Fly fishing, like diving, takes me to wonderful places. Places minus pretense, long on undisturbed nature. As close as I'm likely to get to a Zen moment I experience while pursuing these two particular sports. Since I am a Type A+ personality finding extended calm is a little like winning the lottery or panning for gold — and finding the stuff.
I cared little whether I caught something or not. It was instant reverie just being on this amazing river where we did not see another human being for eight hours. But we did see a juvenile bald eagle, an osprey, a piliated woodpecker, a family of red-headed Mergansers and a pair of kingfishers. Also, numerous river salmon and brook trout — perhaps a little too close for their immediate comfort but we, in fact, bore them no threat.
Often, when the fishing requires wading, making decisions about flies (about which I know nada), taking the little lovelies off the hook (after suitable apologies), negotiating underwater rocks, moss and silt, it is more stressful than tranquil. But drift fishing, which is how we spent our day today, is pretty close to Nirvana. The key is a quatrain of skills: 1) knowing the river, knowing where the fish are, knowing what flies to use where, being able to handle a boat with finesse — in other words, a guide. And we had a terrific one, Dan Legere, of Maine Guide Fly Shop in Greenville. A man of infinite patience, culinary skills in the outback and superb fishing know-how.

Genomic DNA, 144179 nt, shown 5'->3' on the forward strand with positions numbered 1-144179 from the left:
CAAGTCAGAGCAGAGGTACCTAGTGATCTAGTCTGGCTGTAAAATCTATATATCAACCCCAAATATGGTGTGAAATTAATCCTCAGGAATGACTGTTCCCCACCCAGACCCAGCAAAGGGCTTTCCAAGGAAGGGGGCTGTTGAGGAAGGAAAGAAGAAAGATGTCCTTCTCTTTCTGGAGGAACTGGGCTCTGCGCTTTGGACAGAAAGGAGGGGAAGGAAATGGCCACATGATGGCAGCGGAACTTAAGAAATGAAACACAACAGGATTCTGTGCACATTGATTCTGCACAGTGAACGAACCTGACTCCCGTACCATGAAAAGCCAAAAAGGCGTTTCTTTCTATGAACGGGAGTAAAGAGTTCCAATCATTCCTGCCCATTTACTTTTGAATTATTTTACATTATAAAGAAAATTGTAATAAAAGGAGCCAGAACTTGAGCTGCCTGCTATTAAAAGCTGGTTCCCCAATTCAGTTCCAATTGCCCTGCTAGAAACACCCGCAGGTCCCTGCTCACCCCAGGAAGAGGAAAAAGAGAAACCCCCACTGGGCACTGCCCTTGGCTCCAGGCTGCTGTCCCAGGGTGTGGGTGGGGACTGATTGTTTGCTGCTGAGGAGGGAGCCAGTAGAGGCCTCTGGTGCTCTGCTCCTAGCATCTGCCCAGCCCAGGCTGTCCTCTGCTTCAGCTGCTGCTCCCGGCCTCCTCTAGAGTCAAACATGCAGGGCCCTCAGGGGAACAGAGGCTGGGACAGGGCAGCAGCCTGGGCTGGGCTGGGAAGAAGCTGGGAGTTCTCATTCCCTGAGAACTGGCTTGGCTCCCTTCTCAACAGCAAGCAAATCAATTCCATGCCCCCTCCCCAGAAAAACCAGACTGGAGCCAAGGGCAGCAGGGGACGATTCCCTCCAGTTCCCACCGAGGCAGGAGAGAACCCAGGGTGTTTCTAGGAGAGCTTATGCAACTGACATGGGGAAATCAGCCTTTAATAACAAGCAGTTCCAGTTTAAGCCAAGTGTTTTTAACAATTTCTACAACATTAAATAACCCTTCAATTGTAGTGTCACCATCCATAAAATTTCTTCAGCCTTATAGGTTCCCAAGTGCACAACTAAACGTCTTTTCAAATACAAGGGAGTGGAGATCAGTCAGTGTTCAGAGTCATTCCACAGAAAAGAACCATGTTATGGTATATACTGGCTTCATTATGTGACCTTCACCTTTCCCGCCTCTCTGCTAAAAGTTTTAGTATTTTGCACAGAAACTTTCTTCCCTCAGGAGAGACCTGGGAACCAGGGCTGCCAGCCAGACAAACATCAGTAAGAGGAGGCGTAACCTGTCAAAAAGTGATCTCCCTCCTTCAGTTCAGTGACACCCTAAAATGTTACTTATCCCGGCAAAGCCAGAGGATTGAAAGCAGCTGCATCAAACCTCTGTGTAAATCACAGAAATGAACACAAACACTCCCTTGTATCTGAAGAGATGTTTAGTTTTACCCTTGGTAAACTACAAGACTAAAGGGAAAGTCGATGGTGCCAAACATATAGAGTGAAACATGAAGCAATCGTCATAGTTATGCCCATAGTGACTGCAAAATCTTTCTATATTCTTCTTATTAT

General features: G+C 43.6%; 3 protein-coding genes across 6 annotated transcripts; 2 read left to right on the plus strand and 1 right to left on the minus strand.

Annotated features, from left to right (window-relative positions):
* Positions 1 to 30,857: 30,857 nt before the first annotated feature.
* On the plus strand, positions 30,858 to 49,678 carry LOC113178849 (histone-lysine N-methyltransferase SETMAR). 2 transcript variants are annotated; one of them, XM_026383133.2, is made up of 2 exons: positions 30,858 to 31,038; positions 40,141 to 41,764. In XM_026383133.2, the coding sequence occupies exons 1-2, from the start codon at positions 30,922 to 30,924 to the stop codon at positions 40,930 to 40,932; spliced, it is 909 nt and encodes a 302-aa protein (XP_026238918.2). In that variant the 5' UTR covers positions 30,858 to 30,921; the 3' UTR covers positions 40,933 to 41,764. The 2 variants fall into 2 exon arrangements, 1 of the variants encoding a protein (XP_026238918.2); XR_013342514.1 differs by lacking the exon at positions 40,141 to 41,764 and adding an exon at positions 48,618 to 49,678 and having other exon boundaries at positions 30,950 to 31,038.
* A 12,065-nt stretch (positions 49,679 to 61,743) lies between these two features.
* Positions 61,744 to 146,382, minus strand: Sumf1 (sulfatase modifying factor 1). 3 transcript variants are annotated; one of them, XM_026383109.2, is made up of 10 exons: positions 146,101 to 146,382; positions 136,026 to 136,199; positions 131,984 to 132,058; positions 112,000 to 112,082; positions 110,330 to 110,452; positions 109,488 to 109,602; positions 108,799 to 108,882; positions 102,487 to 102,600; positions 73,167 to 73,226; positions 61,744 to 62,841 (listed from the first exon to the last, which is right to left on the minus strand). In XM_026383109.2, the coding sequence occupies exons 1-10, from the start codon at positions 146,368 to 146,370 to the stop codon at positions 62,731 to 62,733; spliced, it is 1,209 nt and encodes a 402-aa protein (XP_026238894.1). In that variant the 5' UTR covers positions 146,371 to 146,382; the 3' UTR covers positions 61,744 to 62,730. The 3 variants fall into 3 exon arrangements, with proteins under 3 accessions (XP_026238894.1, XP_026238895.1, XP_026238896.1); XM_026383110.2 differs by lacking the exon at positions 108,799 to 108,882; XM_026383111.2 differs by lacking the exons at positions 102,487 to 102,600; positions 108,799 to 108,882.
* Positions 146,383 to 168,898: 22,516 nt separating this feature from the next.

We put in at Big Eddy on the West branch of the Penobscot River, a 1.5 hour journey north of Greenville, mostly on gravel roads. Big Eddy is not named for a fat guy but for a huge river eddy just below a stretch of Class 3 rapids. Eddies are good for fishing. But as Dan remarked off the bat, "These fish have seen it all. They have a PhD in flies." Well, maybe they do. We didn't catch anything here, in spite of concerted effort.
Because we are sporting types (read: hopelessly competitive) Pete and I had a double wager going — most fish caught and largest. For the first time since Steve Spanyer and I caught more than 60 bluegills in an hour, circa 1965, I caught so many fish I lost count. In the end, I caught the largest — a salmon that was almost 18 inches long. But Pete trumped me by catching a massive brook trout. Technically it was smaller than mine but for its species it was gargantuan (16 inches). So, who won? Debatable. But isn't that the essence of a good fish story, anyway?
I should mention that: a) I apologized to every fish I caught (though not out loud, for the men might have mocked me); and 2) it was of course all catch and release. And, as experienced at Big Eddy, the fish know there stuff.
But so did Dan. If there's a PhD in flies, he holds it, not the fish.
Truffle: The absolute best BBQ'ed pork loin I've ever eaten — enjoyed on the bank of the Penobscot River
Quote of the day: "The fish and I were both stunned and disbelieving to find ourselves connected by a line." (William Humphrey, The Armchair Angler)